Lessons at a Literary Contest

I was so proud of our granddaughter and her close friend who recently participated in a county-wide literary contest for junior high students. Chloe and Luisa shared a duet dramatic piece by Ken Bradbury called "Teen Age Idol." that involved the interaction between two good friends, Brittany and Cydney. Cydney, played by Chloe, is star struck, but insecure and lacking confidence. Brittany who is well-grounded, calmly reassures her friend that she has a good heart and is valued for  more than her successes.

Parents and grand parents laughed and smiled with pride in all the appropriate places as these two budding thespians acted out their story with enthusiasm and expressive gestures. I looked over at one family member during the performance and saw her teeth clinched with nervous anticipation. It had me wondering if this competition was more stressful for the spectators than the performers!

After the presentation was over, these two young ladies stepped forward to hear the feedback from their judge. The comments were gushing! "Is this your first competition? Wow! That was incredible! You both seemed so natural! I loved your expressions and involvement with the characters! You never bobbled a single line!" She continued on with her generous and positive critique, but then in the final sentence or two, felt obliged to say that she would have appreciated more use of the space to stand and move about. To be clear though,, she didn't want either of the girls to conclude that they hadn't done an outstanding job for two six-graders in their first year of drama competition!
Competition for Thespians!

I have a degree in speech communication and yet was never able to memorize lines like that and deliver them with such poise. These girls are such naturals! But it is more than that. It is a blessing to know that these girls are both Christians who live out their young faith at school, church and in our community. Some criticize today's youth as if they are nothing but selfish trouble makers. But, there are plenty of good kids who are talented and service-oriented. These bright and beautiful youth are growing up to make a positive impact on our world for the cause of Christ.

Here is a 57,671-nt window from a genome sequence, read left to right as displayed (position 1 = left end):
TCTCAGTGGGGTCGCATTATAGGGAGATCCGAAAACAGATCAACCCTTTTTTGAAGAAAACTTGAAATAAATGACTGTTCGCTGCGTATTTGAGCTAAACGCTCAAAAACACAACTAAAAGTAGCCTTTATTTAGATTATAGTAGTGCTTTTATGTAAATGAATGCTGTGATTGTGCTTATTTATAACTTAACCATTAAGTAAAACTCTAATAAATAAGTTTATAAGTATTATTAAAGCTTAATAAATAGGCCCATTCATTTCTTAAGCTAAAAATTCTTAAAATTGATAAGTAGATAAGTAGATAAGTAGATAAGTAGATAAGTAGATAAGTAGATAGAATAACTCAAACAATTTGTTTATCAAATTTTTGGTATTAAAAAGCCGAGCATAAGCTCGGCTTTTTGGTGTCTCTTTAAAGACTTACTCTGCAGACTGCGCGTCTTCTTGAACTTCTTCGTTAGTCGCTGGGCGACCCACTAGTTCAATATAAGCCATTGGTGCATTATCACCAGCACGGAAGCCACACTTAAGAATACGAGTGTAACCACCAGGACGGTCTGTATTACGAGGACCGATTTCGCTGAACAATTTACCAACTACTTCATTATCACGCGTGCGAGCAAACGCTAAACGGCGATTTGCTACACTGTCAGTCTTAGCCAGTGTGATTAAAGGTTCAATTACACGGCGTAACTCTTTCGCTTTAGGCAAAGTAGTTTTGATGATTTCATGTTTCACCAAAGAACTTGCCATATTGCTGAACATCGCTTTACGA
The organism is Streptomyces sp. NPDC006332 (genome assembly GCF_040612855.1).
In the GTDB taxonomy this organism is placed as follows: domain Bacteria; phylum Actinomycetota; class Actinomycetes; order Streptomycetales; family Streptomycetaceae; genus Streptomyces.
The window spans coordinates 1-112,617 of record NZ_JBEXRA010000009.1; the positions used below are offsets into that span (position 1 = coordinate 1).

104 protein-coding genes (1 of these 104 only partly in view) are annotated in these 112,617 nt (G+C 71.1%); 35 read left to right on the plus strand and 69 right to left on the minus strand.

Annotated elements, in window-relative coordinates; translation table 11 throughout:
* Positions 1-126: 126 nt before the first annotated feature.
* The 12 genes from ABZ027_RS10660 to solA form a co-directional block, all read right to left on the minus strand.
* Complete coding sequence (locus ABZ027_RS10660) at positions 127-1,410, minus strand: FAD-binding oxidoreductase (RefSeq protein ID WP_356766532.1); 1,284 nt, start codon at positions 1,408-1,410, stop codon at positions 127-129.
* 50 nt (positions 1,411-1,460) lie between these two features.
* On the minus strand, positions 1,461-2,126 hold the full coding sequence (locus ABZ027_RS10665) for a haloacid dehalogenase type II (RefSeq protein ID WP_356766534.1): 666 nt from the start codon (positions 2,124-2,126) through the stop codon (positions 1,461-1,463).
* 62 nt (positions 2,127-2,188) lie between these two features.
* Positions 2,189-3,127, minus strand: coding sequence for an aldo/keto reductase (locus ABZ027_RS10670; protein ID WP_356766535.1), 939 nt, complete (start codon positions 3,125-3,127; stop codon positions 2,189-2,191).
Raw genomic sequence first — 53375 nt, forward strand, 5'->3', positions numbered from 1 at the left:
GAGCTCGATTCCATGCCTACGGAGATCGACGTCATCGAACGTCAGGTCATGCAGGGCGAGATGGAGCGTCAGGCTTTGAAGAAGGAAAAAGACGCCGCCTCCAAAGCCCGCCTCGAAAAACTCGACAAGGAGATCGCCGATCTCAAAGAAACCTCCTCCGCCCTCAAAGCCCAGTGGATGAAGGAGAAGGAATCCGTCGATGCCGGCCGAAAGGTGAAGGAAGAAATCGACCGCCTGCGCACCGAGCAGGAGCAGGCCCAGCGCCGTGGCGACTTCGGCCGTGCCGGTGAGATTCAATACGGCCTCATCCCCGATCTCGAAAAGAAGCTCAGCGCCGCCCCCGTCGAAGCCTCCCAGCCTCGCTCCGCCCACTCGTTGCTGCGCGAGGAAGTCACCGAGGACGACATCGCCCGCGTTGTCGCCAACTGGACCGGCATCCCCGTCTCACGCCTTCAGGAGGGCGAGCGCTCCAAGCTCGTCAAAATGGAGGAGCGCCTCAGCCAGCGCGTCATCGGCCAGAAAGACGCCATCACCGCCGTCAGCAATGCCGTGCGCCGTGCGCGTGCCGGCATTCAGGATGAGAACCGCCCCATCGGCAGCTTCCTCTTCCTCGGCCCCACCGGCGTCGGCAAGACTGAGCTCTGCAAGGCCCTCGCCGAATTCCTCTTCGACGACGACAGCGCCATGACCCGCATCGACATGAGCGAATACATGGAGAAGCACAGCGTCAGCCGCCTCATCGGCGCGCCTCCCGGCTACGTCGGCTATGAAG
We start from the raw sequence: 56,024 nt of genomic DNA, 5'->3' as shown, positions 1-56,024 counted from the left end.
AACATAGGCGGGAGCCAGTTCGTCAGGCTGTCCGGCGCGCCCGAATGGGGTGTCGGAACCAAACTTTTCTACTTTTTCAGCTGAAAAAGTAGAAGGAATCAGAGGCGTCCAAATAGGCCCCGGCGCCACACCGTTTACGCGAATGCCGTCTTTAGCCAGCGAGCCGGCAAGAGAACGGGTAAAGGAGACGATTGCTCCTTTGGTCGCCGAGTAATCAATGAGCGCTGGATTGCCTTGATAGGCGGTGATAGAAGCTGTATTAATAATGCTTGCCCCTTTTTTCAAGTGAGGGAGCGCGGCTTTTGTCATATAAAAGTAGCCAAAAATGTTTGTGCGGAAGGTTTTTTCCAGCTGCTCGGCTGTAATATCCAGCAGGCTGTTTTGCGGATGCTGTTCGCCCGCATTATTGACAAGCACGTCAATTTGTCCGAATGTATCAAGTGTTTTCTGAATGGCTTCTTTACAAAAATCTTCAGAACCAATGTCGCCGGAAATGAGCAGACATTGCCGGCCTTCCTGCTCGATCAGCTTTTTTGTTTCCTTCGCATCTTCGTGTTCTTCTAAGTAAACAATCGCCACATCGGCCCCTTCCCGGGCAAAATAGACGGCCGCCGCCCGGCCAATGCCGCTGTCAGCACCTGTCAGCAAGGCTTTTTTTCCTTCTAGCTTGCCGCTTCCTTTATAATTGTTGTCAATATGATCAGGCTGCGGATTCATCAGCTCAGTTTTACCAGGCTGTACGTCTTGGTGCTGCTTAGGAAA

What lessons do we learn by putting ourselves out there in such a literary contest? There are many! This level of competition requires discipline and commitment. There are characters to bring to life, lines to commit to memory and space to use or map out as well as props to manage for dramatic effect. Many things go into what seems to only be a simple little drama of a few minutes duration.

I think there are some notable takeaways in these competitive ventures. These exercises build confidence and faith. Christian kids come away from this investment of time believing in themselves in ways that God can use to develop them as students and believers. They learn to regard future opportunities and challenges favorably and with a healthy "can do spirit." They welcome these life lessons that require trust in God for doing our very best. And further, these competitions also instill a positive value for constructive criticism that makes you better. Hearing feedback from experienced persons shapes and develops us for the next challenge whatever it may be.

Jesus always gave His disciples straight-forward counsel for their mission adventures on His behalf. After a failed ministry opportunity, they requested feedback as to why they were not able to help a troubled person. Jesus spoke plainly, "Because you have so little faith. I tell you the truth, if you have faith as small as a mustard seed... Nothing will be impossible for you."  (Matthew 17:19-21). The disciples needed to learn how to trust God implicitly for all they needed. And so do we!

Mike Keppler, retired pastor,
active churchman and
doting grandparent.
Contact: drmjkeppler@gmail.com


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